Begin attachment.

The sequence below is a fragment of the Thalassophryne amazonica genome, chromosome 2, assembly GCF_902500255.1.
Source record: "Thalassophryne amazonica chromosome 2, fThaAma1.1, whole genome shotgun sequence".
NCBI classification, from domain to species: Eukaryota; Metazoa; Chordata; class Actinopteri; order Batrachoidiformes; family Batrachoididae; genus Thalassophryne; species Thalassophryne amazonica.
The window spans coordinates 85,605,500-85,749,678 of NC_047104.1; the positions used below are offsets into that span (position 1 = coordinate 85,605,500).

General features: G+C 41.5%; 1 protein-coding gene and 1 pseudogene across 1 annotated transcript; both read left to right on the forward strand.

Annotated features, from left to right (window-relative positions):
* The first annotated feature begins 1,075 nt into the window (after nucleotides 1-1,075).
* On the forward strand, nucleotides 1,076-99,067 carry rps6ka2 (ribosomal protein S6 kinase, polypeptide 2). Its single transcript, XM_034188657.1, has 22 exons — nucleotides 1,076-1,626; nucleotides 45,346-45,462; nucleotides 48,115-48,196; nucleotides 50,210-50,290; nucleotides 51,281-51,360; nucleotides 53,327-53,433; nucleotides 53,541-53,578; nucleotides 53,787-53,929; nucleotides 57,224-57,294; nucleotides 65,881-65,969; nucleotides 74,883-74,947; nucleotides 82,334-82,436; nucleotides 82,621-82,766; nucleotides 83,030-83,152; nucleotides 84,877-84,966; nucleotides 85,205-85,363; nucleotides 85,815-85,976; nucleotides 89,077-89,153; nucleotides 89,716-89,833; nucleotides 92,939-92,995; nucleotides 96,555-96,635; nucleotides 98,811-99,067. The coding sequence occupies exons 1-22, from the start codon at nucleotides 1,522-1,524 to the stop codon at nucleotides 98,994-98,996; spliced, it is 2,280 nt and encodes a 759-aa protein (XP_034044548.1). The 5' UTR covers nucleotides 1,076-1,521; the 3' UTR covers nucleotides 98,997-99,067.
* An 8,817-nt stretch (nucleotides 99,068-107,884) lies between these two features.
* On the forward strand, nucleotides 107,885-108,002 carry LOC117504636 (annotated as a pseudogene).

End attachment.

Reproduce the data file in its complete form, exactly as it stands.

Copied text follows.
The sequence below is a fragment of the Thalassophryne amazonica genome, chromosome 2, assembly GCF_902500255.1.
Source record: "Thalassophryne amazonica chromosome 2, fThaAma1.1, whole genome shotgun sequence".
NCBI classification, from domain to species: Eukaryota; Metazoa; Chordata; class Actinopteri; order Batrachoidiformes; family Batrachoididae; genus Thalassophryne; species Thalassophryne amazonica.
The window spans coordinates 85,605,500-85,749,678 of NC_047104.1; the positions used below are offsets into that span (position 1 = coordinate 85,605,500).

General features: G+C 41.5%; 1 protein-coding gene and 1 pseudogene across 1 annotated transcript; both read left to right on the forward strand.

Annotated features, from left to right (window-relative positions):
* The first annotated feature begins 1,075 nt into the window (after nucleotides 1-1,075).
* On the forward strand, nucleotides 1,076-99,067 carry rps6ka2 (ribosomal protein S6 kinase, polypeptide 2). Its single transcript, XM_034188657.1, has 22 exons — nucleotides 1,076-1,626; nucleotides 45,346-45,462; nucleotides 48,115-48,196; nucleotides 50,210-50,290; nucleotides 51,281-51,360; nucleotides 53,327-53,433; nucleotides 53,541-53,578; nucleotides 53,787-53,929; nucleotides 57,224-57,294; nucleotides 65,881-65,969; nucleotides 74,883-74,947; nucleotides 82,334-82,436; nucleotides 82,621-82,766; nucleotides 83,030-83,152; nucleotides 84,877-84,966; nucleotides 85,205-85,363; nucleotides 85,815-85,976; nucleotides 89,077-89,153; nucleotides 89,716-89,833; nucleotides 92,939-92,995; nucleotides 96,555-96,635; nucleotides 98,811-99,067. The coding sequence occupies exons 1-22, from the start codon at nucleotides 1,522-1,524 to the stop codon at nucleotides 98,994-98,996; spliced, it is 2,280 nt and encodes a 759-aa protein (XP_034044548.1). The 5' UTR covers nucleotides 1,076-1,521; the 3' UTR covers nucleotides 98,997-99,067.
* An 8,817-nt stretch (nucleotides 99,068-107,884) lies between these two features.
* On the forward strand, nucleotides 107,885-108,002 carry LOC117504636 (annotated as a pseudogene).